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Coping With Fear of and Exposure to Terrorism Among Expatriates

By Nicholas J. Beutell* ID, Marianne M. O’Hare**, Joy A. Schneer*** ID and Jeffrey W. Alstete****.


This paper examines existing research on the impact of terrorism on expatriate coping strategies. We consider pre-assignment fear of terrorism, in-country coping strategies, and anxiety and posttraumatic stress disorder (PTSD) associated with repatriation. The extant research is small but growing. Our model for expatriate coping at the pre-departure, in-country, and repatriation stages includes strategies specific to each stage. Preparation using proactive coping, systematic desensitization, problem and emotion focused coping, social support, and virtual reality explorations are recommended. Selecting expatriate candidates who are well-adjusted, emotionally intelligent, and possessing good coping skills is essential for successful assignments in terror-prone regions.

Keywords: expatriates, international assignees, stress, fear, terrorism, hostile environments coping, repatriates, duty of care, virtual reality, post-traumatic stress disorder

1. Introduction

As company needs for successful expatriates are increasing, so is the proliferation of terrorist activities and fear of terrorist threats in many parts of the world. Fear has already been identified as a problem for expatriate workers [1], including a specific fear of terrorism or terrorist threats [2]. To complicate these matters, terrorism can be extremely disruptive to international business activities [3]. We know that the threat of terrorism increases stress [4] as well as employee anger, frustration, and negative emotions [5]. Since many of the extant models of expatriation are based on stress theory [6], our primary interest is in coping with the stress of different stages of expatriation. Few studies have focused specifically on expatriate coping with the fear of terrorism and specific strategies for dealing with terroristic threats and attacks. We examine the anticipation of, and possible posting to, a country where there is a threat of terrorist activity. As Bader, Reade and Froese [6] have argued, expatriate stressors in terror-endangered countries go beyond regular expatriate cultural adjustment processes. The threat of terrorism is qualitatively different from the typical stressors affecting expatriate adjustment. This paper considers the psychological aspects of coping with the fear of and exposure to terrorism. Very little research has focused on individuals and terrorism in a business context [7] using psychological stress and coping models. Our approach is intended to complement the growing research on expatriates in hostile environments [7–9]. Specifically, we propose: (1) to examine the literature on expatriate coping in relation to terrorism; (2) present a heuristic model of coping strategies for pre-assignment, on-ground, and repatriation stages; and (3) suggest directions for future research on coping with terrorist threats and behaviors.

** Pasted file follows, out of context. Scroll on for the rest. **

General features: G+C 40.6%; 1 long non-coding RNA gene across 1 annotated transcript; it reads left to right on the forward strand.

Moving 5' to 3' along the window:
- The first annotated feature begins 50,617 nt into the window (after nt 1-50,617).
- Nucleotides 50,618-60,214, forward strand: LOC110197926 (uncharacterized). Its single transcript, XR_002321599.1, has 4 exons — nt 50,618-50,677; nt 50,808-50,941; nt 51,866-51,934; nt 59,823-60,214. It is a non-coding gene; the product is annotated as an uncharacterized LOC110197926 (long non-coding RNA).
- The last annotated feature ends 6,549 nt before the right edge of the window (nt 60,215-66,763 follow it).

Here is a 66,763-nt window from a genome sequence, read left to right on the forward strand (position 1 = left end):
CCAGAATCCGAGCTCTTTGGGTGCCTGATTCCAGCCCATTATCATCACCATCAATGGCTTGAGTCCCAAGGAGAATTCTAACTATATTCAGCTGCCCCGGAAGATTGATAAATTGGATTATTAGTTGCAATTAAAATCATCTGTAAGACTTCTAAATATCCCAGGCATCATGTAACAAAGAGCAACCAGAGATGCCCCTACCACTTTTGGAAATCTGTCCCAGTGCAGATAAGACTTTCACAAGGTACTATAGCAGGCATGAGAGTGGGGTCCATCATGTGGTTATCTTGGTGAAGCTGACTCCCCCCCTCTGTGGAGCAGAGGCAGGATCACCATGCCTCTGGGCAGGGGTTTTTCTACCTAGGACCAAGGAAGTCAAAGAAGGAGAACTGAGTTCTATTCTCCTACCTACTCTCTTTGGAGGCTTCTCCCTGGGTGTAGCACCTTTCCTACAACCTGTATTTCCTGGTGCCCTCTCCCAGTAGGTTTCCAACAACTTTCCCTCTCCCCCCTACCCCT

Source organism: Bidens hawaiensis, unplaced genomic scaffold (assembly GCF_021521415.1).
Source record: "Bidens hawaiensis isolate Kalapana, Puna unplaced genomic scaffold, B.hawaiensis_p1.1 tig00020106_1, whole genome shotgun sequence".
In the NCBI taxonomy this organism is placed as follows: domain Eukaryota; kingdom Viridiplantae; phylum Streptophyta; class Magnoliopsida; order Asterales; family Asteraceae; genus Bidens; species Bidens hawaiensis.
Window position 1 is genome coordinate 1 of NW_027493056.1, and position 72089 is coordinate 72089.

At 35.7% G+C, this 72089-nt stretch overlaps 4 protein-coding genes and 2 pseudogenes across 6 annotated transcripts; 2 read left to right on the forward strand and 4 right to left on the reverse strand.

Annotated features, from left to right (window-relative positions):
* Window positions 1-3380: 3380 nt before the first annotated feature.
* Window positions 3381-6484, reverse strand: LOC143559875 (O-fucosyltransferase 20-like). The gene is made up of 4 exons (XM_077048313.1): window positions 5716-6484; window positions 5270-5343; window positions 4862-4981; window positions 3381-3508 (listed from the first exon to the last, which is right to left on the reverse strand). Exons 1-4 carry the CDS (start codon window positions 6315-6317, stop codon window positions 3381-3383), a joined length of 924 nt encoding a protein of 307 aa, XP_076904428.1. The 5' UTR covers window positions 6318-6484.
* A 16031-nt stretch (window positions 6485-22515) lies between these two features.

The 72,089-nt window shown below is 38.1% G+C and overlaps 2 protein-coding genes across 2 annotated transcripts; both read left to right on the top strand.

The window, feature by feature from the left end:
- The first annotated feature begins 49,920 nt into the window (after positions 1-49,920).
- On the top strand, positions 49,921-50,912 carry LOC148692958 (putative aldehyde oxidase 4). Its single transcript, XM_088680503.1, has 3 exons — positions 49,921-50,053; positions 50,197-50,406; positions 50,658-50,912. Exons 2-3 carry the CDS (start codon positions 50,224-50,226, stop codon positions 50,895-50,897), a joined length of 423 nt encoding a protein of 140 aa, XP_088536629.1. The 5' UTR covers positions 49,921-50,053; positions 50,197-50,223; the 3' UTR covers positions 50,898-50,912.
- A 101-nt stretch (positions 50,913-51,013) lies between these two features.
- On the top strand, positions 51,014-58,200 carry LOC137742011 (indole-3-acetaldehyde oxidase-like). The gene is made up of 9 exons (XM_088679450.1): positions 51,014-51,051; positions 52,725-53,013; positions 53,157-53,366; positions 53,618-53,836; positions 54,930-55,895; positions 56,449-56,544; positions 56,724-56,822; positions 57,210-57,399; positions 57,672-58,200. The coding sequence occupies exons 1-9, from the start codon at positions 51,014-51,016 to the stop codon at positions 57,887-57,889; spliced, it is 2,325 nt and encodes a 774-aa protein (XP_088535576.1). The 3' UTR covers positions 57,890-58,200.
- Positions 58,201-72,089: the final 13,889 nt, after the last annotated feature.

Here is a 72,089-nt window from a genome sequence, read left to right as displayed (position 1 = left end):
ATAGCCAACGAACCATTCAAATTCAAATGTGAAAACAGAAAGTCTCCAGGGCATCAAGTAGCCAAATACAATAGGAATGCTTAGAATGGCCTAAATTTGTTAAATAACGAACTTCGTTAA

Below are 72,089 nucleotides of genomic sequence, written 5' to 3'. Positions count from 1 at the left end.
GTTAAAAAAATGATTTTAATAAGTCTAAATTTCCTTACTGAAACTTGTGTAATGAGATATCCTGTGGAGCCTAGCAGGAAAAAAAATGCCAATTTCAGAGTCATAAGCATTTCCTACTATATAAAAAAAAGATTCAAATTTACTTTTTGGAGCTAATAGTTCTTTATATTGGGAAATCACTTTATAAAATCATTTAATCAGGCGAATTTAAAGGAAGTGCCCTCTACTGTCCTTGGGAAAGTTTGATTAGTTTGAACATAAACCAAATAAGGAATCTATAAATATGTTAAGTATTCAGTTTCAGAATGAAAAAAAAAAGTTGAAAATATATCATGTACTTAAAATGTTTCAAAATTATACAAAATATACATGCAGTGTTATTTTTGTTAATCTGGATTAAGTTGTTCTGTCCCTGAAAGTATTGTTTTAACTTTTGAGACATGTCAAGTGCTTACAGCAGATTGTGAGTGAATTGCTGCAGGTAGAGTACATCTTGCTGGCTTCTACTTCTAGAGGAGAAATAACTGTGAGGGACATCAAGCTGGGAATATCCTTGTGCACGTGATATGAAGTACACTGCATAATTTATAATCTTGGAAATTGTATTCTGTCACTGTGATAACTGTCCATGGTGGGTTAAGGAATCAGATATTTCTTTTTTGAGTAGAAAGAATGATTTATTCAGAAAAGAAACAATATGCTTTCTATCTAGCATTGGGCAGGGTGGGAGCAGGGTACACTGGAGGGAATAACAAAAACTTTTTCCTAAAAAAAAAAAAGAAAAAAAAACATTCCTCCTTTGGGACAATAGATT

2. What Is Terrorism?

While an exact definition of terrorism has been elusive there are a number of agreed upon aspects that comprise terroristic behavior. As Miranda [10] has stated “the 21st century is seeing an explosion of asymmetrical and unconventional warfare of which terrorism is an ascending form” (p. 49). Essentially, terrorism is psychological warfare [11]. We focus on international terrorism, although, in the case of expatriates, terrorism could be domestic, international, or both. International terrorism means activities with the following three characteristics:

  • Involve violent acts or acts dangerous to human life;

  • Appear to be intended to intimidate or coerce a civilian population; to influence the policy of a government by intimidation or coercion; or to affect the conduct of a government by mass destruction, assassination, or kidnapping; and

  • Transcend national boundaries in terms of the means by which they are accomplished, the persons they appear intended to intimidate or coerce, or the locale in which their perpetrators operate or seek asylum.

Furthermore, most of the terrorism today appears to be based on the concept of a just war theory and the Islamic norms of jihad and shahadat to justify terrorism [12], although opinions vary on the divergence between jihad and terrorism in today’s context [13]. It should also be noted that terrorism and the threat of terrorism are less predictable and more frequent as time goes on since individuals and small groups have the capability of initiating attacks [14]. A topical study suggests that “global terrorism has increased in recent years and occurs in unexpected places, at unexpected times, with unexpected casualties” [15] (p. 3). In effect, the threat of terrorism is omnipresent.

3. What Is an Expatriate?